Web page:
CornwallSTMICHAELSMOUNTStMichael(fuzzypiggyCC-BY-SA3.0)1 FuzzyPiggy

St Michael

The abbey is a spectacular sight, perched on a rocky hill and surrounded by blue waters, at low tide, the Mount is approached by a historic stone causeway, used by pilgrims in the Middle Ages.

St Michaels Mount, Cornwall

Opening times

Being a tidal island the opening times over the winter vary, depending on whether the causeway is accessible to walk and is best to check our website for accuracy.
For the main body of the year, spring to autumn, opening times have been widened to open earlier.
Saturdays it remains closed throughout the year.
Services are held on a Sunday from Whitsun to St. Michael’s Day (29 September) and we encourage everyone to come in.


St Michaels Mount
TR17 0HS

The battlemented chapel is lovely and is still a place of pilgrimage. Behind the altar are three 15th century alabaster panels that were crafted in Nottingham. The west end of the church contains a fine 15th century rose window with early 20th century glass.

In 495 AD, a vision of St Michael the Archangel led to the building of a church dedicated to him on the rocky mount. A Celtic monastery was established a few centuries later, and recently a Christian grave dating from 900 AD was discovered.

Edward the Confessor (1042-66) built a chapel on the mount and handed over the abbey to the Benedictine Mont St Michel in France. The present church was begun in 1135 by Abbot Bernard of Mont St Michel and consecrated in 1144. The church was a major pilgrimage destination throughout the Middle Ages.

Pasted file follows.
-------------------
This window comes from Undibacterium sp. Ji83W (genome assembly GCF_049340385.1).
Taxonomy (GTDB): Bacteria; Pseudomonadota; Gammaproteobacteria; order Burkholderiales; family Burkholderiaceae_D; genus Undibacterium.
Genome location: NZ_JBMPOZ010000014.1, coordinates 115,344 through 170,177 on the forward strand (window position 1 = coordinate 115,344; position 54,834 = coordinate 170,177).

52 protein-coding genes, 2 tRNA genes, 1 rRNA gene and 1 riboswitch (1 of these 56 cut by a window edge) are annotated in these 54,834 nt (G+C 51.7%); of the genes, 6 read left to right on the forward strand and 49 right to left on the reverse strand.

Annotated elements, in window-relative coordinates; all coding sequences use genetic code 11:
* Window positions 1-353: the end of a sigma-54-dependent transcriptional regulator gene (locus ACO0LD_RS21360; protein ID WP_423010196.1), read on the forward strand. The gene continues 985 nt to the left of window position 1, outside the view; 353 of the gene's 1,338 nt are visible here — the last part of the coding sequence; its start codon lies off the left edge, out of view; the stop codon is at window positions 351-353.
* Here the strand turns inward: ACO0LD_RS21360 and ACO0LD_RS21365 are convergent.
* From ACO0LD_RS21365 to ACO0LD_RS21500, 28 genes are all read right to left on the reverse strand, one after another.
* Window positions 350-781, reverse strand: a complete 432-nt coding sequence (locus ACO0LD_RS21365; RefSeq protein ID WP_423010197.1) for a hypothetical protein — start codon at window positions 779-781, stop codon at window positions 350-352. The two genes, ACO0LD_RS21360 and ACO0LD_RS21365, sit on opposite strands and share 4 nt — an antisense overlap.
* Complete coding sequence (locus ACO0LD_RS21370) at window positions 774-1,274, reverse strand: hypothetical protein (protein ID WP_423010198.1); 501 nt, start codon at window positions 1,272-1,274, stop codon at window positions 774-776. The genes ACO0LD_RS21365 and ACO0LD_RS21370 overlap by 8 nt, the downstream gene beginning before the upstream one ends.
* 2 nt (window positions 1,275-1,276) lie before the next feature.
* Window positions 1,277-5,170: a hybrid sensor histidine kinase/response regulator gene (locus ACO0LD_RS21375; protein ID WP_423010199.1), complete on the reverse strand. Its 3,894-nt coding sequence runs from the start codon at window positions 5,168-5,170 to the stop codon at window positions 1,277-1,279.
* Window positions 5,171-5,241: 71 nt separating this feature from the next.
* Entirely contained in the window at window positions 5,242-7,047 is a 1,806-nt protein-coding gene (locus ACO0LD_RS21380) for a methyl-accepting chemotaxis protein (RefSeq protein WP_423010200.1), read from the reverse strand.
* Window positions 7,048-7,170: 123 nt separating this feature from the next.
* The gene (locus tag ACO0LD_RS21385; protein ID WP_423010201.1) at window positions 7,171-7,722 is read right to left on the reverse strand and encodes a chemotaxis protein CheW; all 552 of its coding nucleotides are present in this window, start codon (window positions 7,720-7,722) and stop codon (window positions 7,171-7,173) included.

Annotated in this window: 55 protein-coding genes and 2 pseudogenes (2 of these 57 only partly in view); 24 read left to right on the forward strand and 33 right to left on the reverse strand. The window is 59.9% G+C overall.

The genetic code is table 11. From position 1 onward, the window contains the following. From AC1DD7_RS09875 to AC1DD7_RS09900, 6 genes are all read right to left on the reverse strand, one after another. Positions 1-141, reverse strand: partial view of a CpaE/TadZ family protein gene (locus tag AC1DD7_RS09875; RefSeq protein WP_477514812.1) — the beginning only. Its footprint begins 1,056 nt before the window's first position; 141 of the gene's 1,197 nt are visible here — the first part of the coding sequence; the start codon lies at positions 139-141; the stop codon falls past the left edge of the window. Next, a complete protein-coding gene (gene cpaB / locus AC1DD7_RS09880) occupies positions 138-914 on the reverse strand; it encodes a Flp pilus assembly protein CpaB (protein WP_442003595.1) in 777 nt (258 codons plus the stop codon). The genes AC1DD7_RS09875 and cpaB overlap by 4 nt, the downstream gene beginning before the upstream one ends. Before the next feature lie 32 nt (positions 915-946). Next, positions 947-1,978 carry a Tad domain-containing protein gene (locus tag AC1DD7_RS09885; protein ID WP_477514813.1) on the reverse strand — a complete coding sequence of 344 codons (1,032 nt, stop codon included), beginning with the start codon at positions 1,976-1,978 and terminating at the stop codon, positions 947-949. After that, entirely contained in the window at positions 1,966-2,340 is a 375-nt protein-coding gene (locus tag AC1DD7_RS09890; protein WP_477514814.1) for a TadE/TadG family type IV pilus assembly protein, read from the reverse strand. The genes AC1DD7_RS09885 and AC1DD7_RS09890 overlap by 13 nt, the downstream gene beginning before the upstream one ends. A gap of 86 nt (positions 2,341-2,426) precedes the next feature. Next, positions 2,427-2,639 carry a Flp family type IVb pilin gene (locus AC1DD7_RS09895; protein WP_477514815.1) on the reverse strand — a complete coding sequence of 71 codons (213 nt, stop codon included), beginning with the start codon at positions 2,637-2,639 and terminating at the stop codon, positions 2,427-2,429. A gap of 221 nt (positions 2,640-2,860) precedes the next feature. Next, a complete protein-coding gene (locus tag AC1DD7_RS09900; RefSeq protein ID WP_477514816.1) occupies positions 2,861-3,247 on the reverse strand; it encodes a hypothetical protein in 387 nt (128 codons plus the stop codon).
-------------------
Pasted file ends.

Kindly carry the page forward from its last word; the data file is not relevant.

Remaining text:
In 1193, the abbey was seized by Henry de la Pomeray. He began to build a castle, but committed suicide in fear of the consequences when Richard the Lionheart returned from the Crusades. Four miracles were reported in 1262 and 1263, leading to many more pilgrims.

St Michael's Mount gradually separated itself from its French counterpart and in 1385 Richard Auncell of Tavistock became the first non French prior. In 1424 Henry VI granted the monastery to Syon Abbey.

Henry V appropriated the mount during the Hundred Years War, and it became a fortress after the dissolution in 1548. The first beacon to warn of the arrival of the Spanish Armada was lit here in 1588.

The castle was used to store arms for the Royalist forces during the English Civil War. Afterwards, in 1659, Colonel St Aubyn purchased the Mount and his descendents still live in the castle today. In 1954 it was given to the National Trust, with the St Aubyn family retaining a 999 year lease to live in the castle.

There is a cafe on the lower half of the island but not in the church, and bathroom facilities are available, but again, not in the church.

  • Captivating architecture

  • Enchanting atmosphere

  • Famous connections

  • Glorious furnishings

  • Magnificent memorials

  • National heritage here

  • Social heritage stories

  • Spectacular stained glass

  • Accessible toilets in church

  • Bus stop within 100m

  • Café in church

  • National Trust

Contact information

Other nearby churches

Marazion Friends Meeting House

Marazion, Cornwall

The oldest Quaker Meeting House in Cornwall built in 1688, overlooking St Michael's Mount, Mount's Bay.

Marazion Methodist Church

Marazion, Cornwall

Built in 1895 this chapel is a fine example of provincial, gothic style with fine stained glass windows throughout.

All Saints

Marazion, Cornwall

Marazion church, across the bay from St Michael’s Mount, is perhaps best renowned for the hymn writer Henry Francis Lyte (1793-1847) who wrote ‘Praise my soul, the king of heaven’ and ‘Abide with me’.